My Favorite Mastering Plugins
Mastering is a subject which takes quite awhile to learn the process of and achieve good results.
Good thing for you, I have a post on how to master a song in fl studio.
I’ve always wanted to share a post on what tools you need for mastering, and what you’re actually trying to achieve in mastering.
The biggest stumbling block for me was understanding loudness, and how loud you should master your music.
Again, the post above will teach you the most up-to-date techniques and terminology for mastering.
Because if you’re not aware, the loudness wars are ending because of loudness normalization.
Instead of measuring with RMS, we now measure in LUFS to achieve consistent loudness, and preserve high quality masters with dynamics which are still loud, but also have punch!
And now to my favorite plugins and tools I use to master my music:
FabFilter Pro Bundle
This bundle is expensive, but it’s a tool I’ve purchased and have been so happy with.
I’ve also suggested FabFilter’s Plugins on my favorite mixing plugins, too!
I specifically use:
Pro-L, which is the limiter is absolutely awesome!
I love the visual it gives me to see my levels, as well as an option to view inter-sample peaks if my song gets converted to MP3.
The Pro-Q, which is the EQ, has such an amazing workflow.
You can solo out certain bands to hear what’s going on within certain frequencies, and also switch on linear phase mode which is used to prevent frequency smearing.
I’m only currently on version 1 of these plugins, as I haven’t upgraded yet..
But this bundle contains the newest version – most of them are now version 2!
I highly recommend Fabfilter’s plugins.
IK Multimedia – T-RackS Classic Clipper
Clippers are popular mastering tools to achieve loudness.
We use clippers to chop off transients (the peaks of the wave form) to increase loudness.
This also adds frequencies because of distortion, and you can really get some hard hitting drums with a clipper!
The T-RackS Classic Clipper is by far my favorite clipper I have used to date.
I really like the simpleness of this plugin.
You are given 3 knobs:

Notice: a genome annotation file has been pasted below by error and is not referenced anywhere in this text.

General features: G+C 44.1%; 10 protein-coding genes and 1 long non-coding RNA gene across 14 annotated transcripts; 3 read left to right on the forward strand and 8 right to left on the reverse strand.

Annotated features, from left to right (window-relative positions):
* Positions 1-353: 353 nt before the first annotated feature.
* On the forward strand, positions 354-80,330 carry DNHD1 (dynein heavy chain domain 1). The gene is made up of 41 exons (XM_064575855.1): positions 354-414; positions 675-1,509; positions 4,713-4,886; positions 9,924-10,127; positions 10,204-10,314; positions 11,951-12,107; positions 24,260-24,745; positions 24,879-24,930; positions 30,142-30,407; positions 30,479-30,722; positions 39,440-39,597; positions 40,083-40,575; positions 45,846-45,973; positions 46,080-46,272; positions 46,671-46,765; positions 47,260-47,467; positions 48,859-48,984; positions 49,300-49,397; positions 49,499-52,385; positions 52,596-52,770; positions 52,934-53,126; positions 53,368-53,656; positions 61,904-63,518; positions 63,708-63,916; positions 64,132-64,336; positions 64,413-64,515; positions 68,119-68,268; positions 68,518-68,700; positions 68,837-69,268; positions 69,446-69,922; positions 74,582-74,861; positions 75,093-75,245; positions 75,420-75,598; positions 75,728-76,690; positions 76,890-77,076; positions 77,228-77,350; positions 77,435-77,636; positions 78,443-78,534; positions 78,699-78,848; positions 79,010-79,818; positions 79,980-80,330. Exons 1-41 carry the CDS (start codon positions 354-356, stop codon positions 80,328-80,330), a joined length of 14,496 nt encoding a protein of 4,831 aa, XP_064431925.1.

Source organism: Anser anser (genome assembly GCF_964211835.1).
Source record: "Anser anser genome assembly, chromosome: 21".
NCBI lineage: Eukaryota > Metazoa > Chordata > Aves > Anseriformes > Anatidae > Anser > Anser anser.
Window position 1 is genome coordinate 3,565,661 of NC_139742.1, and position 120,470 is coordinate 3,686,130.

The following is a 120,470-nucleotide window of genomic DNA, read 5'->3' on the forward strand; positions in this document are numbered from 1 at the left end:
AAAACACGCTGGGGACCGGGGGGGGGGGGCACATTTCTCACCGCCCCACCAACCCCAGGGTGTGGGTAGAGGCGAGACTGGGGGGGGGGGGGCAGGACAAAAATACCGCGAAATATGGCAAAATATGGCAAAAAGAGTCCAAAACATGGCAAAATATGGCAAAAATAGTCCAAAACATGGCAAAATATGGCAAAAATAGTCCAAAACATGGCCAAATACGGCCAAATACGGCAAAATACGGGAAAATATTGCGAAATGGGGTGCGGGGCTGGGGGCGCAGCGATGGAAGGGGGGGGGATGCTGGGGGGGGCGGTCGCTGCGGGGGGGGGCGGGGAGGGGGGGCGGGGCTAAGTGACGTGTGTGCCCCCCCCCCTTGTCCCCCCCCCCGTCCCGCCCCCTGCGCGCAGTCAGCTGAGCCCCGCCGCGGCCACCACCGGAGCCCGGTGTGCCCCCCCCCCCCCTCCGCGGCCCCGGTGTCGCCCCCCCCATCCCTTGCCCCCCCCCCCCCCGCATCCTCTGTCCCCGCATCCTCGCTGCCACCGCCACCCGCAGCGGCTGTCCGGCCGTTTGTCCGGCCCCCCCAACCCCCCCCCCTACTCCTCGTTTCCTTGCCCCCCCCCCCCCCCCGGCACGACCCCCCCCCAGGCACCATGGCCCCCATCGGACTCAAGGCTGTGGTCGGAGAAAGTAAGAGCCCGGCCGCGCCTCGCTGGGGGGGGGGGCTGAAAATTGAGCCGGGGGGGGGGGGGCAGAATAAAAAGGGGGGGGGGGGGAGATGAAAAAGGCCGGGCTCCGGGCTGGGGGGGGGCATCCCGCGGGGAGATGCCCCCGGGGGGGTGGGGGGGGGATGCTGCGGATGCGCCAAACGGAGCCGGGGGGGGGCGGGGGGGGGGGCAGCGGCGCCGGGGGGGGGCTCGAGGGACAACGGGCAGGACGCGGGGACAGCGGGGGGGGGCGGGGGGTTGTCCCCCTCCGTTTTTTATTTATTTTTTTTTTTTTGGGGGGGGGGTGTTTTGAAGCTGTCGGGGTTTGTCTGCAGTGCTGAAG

- Gain (Input Volume)
- Slope (Knee)
- Output (Output Volume)
The slope knob is the awesome part of this plugin!
If set to the left, you get a more analog sound, rounding off your peaks.
If set to the right, you get some hard digital-type distortion.
When adjusting the input and output knobs, I use these to dial in how much clipping I’d like from the plugin.
Let’s say my sound is really loud, I could decrease my input knob, but increase my output knob.
This means less clipping, but when turning the plugin on/off, I still have a fair volume comparison.
The best way to buy the T-RackS Classic Clipper is through one of the T-RackS bundles.
I have linked the classic bundle, which is the essential version.
I personally have the deluxe version, but I tend to only use T-RackS plugins on my mastering chain because these plugins add latency to my mixer when using FL Studio. (Even with PDC – Plugin Delay Compensation on.)
Overall, I think the T-RackS plugins are cool, but not as cool as the Fabfilter plugins.
T-RackS Classic Clipper is highly recommended.
Youlean Loudness Meter
Metering is absolutely essential in mastering.
If you do not have a good meter, you do not know how loud to master your track.
With the industry changing with loudness normalization, it is crucial to master to the sweet spot.
This is typically -12 LUFS.
Youlean’s meter will allow you measure your audio so you can have your tracks sounding good on these music platforms implementing loudness normalization.
A loudness meter like Youlean’s will also allow your music to sound consistent in volume from one track to another if you were to create a beat tape.
This meter is a must!
And it’s absolutely free!
It allows you to measure your track’s loudness to achieve the sweet spot in your masters.
Variety of Sound
Variety of Sound is also has some really cool plugins I use for mastering from time to time..
Mostly the Densitymkiii compressor, though.
As much as I like these plugins, they are not 64-Bit, and the developer doesn’t seem too active on their plugins as of late.
Nonetheless, a cool company to checkout. (These plugins are also all free!)
The process of mastering is the most important to understand.
From there, learning about the tools you have available to you as a mastering engineer is the next important step.
And finally, learning how to use these tools, as well as what the industry best practices and techniques are will allow you to achieve the best results.
Hope you’ve liked my favorite mastering plugin list.
These are essential to my own workflow. 🙂